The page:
Saturday, September 27, 2008

Saya-VE 2nd dev meeting (26/Sep/2008) Summary

This is a brief summary about what has been discussed in the second
Saya-VE developers meeting.

About the Team:

* Nopalin wrote me an e-mail explaining some tragic circumstances that made it impossible for him to continue on the project.
* b3rx hasn't reported back after several warnings, so he's been fired automatically. I've removed him from the website page because he never contributed with any code.
* From now on, new members will have to contribute only via patches. On the meeting after a month of activity, we'll decide whether to add them officially to the team or not.
* One person has contacted me via the blog, but I haven't received any e-mail. Let's see what happens.
* So this means the only active developers are me (Rick), Rigobertoc and Javier. And since Javier hasn't reported yet, in the worst case it's only Rigobertoc and me. Recruitment is encouraged.

About the tasks:

* The timeline assigned to Javier Galicia hasn't been completed yet. For some mysterious reason he was unable to attend the meeting, too.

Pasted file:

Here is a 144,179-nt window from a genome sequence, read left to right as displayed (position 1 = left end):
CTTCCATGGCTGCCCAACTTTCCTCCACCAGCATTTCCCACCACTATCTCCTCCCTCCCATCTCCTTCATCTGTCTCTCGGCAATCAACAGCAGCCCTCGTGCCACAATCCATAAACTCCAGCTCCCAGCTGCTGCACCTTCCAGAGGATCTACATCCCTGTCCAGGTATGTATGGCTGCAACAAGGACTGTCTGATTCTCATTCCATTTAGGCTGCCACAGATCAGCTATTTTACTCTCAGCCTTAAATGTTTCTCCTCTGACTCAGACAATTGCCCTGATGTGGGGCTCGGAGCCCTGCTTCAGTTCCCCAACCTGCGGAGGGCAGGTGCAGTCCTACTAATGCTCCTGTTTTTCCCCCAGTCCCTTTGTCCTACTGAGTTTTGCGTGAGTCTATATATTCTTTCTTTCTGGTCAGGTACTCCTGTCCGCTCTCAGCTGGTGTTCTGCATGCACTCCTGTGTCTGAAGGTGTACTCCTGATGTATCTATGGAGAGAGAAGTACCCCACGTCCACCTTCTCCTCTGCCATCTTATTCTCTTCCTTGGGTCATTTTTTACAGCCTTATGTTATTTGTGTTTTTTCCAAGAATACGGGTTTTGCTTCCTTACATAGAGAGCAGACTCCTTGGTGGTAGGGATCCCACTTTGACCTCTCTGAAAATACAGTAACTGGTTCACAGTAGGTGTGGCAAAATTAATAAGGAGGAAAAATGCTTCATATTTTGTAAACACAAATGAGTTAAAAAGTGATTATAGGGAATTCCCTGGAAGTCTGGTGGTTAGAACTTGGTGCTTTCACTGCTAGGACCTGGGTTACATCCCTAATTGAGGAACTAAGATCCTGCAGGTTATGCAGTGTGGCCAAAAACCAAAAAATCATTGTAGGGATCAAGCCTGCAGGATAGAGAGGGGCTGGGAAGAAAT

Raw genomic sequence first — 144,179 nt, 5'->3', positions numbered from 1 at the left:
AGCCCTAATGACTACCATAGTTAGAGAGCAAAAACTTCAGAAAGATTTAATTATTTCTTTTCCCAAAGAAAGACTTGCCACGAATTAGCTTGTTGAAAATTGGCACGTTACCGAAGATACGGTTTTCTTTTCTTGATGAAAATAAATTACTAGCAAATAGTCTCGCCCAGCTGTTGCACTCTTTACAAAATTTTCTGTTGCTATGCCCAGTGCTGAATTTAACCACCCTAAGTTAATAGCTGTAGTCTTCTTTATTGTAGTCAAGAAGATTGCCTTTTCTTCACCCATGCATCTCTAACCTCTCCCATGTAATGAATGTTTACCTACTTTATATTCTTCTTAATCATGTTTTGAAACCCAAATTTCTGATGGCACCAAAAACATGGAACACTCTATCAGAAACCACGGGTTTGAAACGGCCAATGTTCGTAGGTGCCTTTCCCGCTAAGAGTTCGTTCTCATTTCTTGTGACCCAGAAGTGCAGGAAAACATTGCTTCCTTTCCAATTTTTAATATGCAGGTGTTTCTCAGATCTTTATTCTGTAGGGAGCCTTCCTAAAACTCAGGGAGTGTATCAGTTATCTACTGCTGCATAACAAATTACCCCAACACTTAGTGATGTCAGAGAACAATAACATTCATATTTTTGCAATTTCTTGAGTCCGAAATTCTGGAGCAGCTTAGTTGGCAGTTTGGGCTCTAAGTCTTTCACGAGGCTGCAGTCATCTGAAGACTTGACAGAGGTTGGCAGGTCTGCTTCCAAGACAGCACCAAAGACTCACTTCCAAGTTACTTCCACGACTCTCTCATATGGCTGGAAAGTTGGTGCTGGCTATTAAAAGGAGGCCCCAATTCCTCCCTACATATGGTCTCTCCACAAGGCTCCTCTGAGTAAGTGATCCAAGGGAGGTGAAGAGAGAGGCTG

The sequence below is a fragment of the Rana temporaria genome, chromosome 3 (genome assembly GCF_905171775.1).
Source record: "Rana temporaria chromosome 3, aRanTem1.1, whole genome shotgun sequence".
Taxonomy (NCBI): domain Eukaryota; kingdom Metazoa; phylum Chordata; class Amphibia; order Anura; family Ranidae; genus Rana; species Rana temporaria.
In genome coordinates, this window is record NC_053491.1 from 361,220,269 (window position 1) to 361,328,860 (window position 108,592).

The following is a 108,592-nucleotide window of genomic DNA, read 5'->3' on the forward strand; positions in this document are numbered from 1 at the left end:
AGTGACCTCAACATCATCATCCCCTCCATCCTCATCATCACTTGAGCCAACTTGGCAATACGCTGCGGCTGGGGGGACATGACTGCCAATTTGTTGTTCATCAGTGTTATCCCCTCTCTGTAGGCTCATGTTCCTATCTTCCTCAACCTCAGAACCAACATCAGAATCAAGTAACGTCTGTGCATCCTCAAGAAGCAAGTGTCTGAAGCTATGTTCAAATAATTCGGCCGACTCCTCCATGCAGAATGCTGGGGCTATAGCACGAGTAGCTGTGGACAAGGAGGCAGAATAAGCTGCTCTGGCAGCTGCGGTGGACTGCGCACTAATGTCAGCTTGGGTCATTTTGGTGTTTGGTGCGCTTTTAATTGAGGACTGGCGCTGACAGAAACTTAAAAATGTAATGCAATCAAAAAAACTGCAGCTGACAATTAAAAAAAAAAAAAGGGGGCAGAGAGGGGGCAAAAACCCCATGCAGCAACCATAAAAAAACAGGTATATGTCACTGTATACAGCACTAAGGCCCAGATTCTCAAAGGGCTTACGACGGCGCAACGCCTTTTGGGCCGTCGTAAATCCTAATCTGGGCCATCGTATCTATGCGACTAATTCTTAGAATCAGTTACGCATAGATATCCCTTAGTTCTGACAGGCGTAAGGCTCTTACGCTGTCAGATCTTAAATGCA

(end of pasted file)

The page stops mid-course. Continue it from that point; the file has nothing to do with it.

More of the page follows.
* The threads module has been completed, and Rigo has worked on the Unit test for that. The multithread unit test is a critical task to continue working on the core.
* The data structures for the timeline have been completely rewritten to allow (de)serialization. But deserialization hasn't been worked on.
* The playback visual controls are stalled due to the work on the threads unit test. They've been given a lower priority.

About the website, and Public Relations:

* We have a new blog: This blog is mainly for unofficial developer documentation and to share stuff we've learned during development - like programming patterns, new algorithms, etc.
* Our project has become an official member for the Open Source Video Editing Foundation. However, no activity or other formalization has been done. Personally (and this is a conjecture), I don't think we'll see any changes in the near future. Let's hope I'm wrong.
* All team members are to e-mail me a public profile so I can post it on the website.
* Sourceforge has changed its web access method. More info can be found at

About future plans:

* Once the core has been finished, work will focus on gstreamer integration and the playback controls. Once we get the playback, shuttle/jog and scrubbing controls working, the project will be published on and the first binary will be released on Sourceforge. From that, planning stage will be closed and we will enter "pre-alpha". Things will be smoother from then.